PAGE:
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Introduction and background to the age of Chaucer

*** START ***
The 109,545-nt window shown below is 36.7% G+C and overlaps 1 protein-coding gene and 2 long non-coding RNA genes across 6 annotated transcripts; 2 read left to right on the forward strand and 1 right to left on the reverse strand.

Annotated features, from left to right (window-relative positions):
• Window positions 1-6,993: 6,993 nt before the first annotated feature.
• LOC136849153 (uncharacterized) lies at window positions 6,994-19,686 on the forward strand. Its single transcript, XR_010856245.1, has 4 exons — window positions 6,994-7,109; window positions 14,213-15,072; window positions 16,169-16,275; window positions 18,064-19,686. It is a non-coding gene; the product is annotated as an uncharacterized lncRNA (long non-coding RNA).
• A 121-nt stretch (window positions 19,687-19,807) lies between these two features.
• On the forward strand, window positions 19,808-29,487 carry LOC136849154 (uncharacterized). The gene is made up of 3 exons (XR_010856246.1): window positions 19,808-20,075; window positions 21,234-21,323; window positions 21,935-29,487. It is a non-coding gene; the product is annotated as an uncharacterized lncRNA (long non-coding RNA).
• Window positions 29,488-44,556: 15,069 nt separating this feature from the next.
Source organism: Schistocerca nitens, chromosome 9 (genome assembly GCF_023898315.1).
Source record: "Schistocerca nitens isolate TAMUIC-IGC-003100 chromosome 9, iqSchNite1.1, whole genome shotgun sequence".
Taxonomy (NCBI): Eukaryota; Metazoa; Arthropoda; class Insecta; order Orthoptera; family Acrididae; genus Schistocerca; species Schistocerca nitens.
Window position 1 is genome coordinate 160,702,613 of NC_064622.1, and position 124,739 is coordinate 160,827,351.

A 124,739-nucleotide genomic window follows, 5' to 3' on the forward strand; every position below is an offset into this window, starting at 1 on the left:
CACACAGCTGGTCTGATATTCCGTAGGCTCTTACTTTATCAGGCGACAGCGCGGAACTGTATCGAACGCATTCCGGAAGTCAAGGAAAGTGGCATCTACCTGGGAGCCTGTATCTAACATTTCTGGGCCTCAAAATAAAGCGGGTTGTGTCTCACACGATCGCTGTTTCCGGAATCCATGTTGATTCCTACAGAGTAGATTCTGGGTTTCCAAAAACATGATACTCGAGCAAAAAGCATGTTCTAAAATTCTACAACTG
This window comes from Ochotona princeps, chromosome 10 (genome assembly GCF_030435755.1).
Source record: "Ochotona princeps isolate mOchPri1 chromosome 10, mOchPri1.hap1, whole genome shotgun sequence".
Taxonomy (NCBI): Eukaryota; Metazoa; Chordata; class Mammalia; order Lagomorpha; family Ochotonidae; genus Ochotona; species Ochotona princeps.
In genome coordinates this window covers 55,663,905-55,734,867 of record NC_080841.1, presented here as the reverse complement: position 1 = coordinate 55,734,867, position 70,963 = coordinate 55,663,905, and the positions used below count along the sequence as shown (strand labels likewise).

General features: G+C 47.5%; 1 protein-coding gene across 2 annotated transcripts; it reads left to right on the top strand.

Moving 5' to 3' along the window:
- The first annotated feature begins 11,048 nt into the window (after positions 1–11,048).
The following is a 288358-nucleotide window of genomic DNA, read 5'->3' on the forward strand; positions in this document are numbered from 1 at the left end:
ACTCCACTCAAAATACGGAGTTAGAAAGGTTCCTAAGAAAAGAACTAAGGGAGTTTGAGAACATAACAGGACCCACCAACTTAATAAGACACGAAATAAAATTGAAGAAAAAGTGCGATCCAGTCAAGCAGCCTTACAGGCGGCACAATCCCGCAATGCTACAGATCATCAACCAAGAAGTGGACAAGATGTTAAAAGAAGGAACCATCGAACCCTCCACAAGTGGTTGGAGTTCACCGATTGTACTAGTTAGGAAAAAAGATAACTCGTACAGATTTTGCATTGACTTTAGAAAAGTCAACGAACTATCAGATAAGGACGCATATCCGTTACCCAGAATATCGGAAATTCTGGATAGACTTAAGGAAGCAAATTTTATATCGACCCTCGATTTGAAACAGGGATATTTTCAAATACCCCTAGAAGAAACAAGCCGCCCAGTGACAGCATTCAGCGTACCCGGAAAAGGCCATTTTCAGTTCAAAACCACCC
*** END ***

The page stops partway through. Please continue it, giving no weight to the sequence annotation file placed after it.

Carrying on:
Born in London around 1343, Geoffrey Chaucer is considered to be one of the greatest English poets of the Middle Ages. His most famous work, The Canterbury Tales, is a collection of stories told by a diverse group of pilgrims on their journey to the shrine of Saint Thomas Becket in Canterbury. This work is often viewed as a crucial piece of English literature as it is one of the first works written in Middle English, the language that would eventually evolve into modern English. The era in which Chaucer lived and wrote, known as the age of Chaucer, was a time of significant change and development in England. The period spanned from the 14th to the early 15th century and is often seen as a transition between the medieval and modern periods. One of the most significant events that took place during this time was the Black Death, which first arrived in England in 1348 and had a profound impact on both the population and the economy. The disease, which was carried by fleas on rats, spread quickly and devastatingly, killing around one-third of the population. This had a major impact on the feudal system, in which peasants worked the land for the nobility in exchange for protection, as many lords struggled to find enough workers for their manors. The Black Death also had a significant impact on the English language. With a large proportion of the population dying, there was a shortage of skilled workers and a need for labor. This led to an increase in immigration, particularly from France, bringing with it influences on the English language. Many French words were incorporated into the English vocabulary, leading to the development of Middle English. The Hundred Years' War (1337-1453) also took place during the age of Chaucer. This was a series of conflicts between England and France, initially caused by disputes over land and inheritance, but eventually becoming a struggle for power and dominance. The war had a significant impact on both countries, causing destruction and economic difficulties. However, it also had a more positive effect on England, leading to an increase in national pride and a strengthening of the English language. During this time, the role of the Church was also changing. In the early 14th century, the Pope moved from Rome to Avignon, France, due to political tensions in Italy. This led to a weakened influence of the Church in England, and people began to question the power and practices of the Church. This ultimately led to the Protestant Reformation in the 16th century, which drastically changed the religious landscape of England. Another important aspect of the age of Chaucer was the rise of the middle class. The Black Death and the Hundred Years' War had disrupted the traditional social hierarchy, creating new opportunities for individuals to rise in status and wealth. The middle class began to emerge, made up of wealthy merchants, skilled craftsmen, and professionals, and they played an increasingly important role in society. Geoffrey Chaucer himself was a member of the middle class, which is reflected in his writing. Unlike many of his literary predecessors who were members of the aristocracy, Chaucer wrote about everyday people and their experiences, giving a voice to the common man. Overall, the age of Chaucer was a time of great change and development in England, marked by significant events such as the Black Death, the Hundred Years' War, and the rise of the middle class. It was also a time of cultural and artistic flourishing, as seen through the works of Chaucer and other writers and artists of the period. Update (2024-04-01): The age of Chaucer, also known as the Middle English period, began in the 14th century and lasted until the end of the 15th century. It is named after the illustrious poet, Geoffrey Chaucer, who is widely considered to be one of the greatest English poets of all time. This era was a time of significant cultural, social, and political changes in England, and Chaucer's works provide valuable insights into the society of the time. The 14th century was a period of transition in England, as the Norman feudal system was gradually replaced by the emerging merchant class and the power of the monarchy began to decline. This period saw the emergence of a middle class, which consisted of merchants, traders, and professionals who were becoming increasingly wealthy and gaining more influence in society. The Black Death, a devastating pandemic that swept through Europe in the mid-14th century, also had a significant impact on England during this era. The widespread mortality caused a shortage of labor and led to social and economic upheavals, including the Peasants' Revolt of 1381, in which peasants rebelled against the oppressive feudal system. Religion played a crucial role in the Middle English period, with the dominant Church exerting a powerful influence over society. However, this influence was challenged by the emergence of the Lollard movement, a religious reform movement that criticized the excesses and corruption of the clergy and called for a return to a simpler form of Christianity. In the literary world, the Middle English period saw a shift from the dominance of French and Latin to the use of English as a literary language. The works of Chaucer and other poets such as William Langland, the author of Piers Plowman, helped to establish English as a respectable language for literature. The age of Chaucer also saw significant developments in the English language itself. Old English, the language spoken in England before the Norman Conquest, had evolved into Middle English, which was heavily influenced by French and Latin. During this period, English began to develop into a more complex and nuanced language, laying the foundation for the Modern English language that we know today. In conclusion, the age of Chaucer was a time of great social, cultural, and linguistic change in England. It laid the groundwork for the Renaissance and the emergence of the English language as a literary force, making it a crucial era in the history of English literature.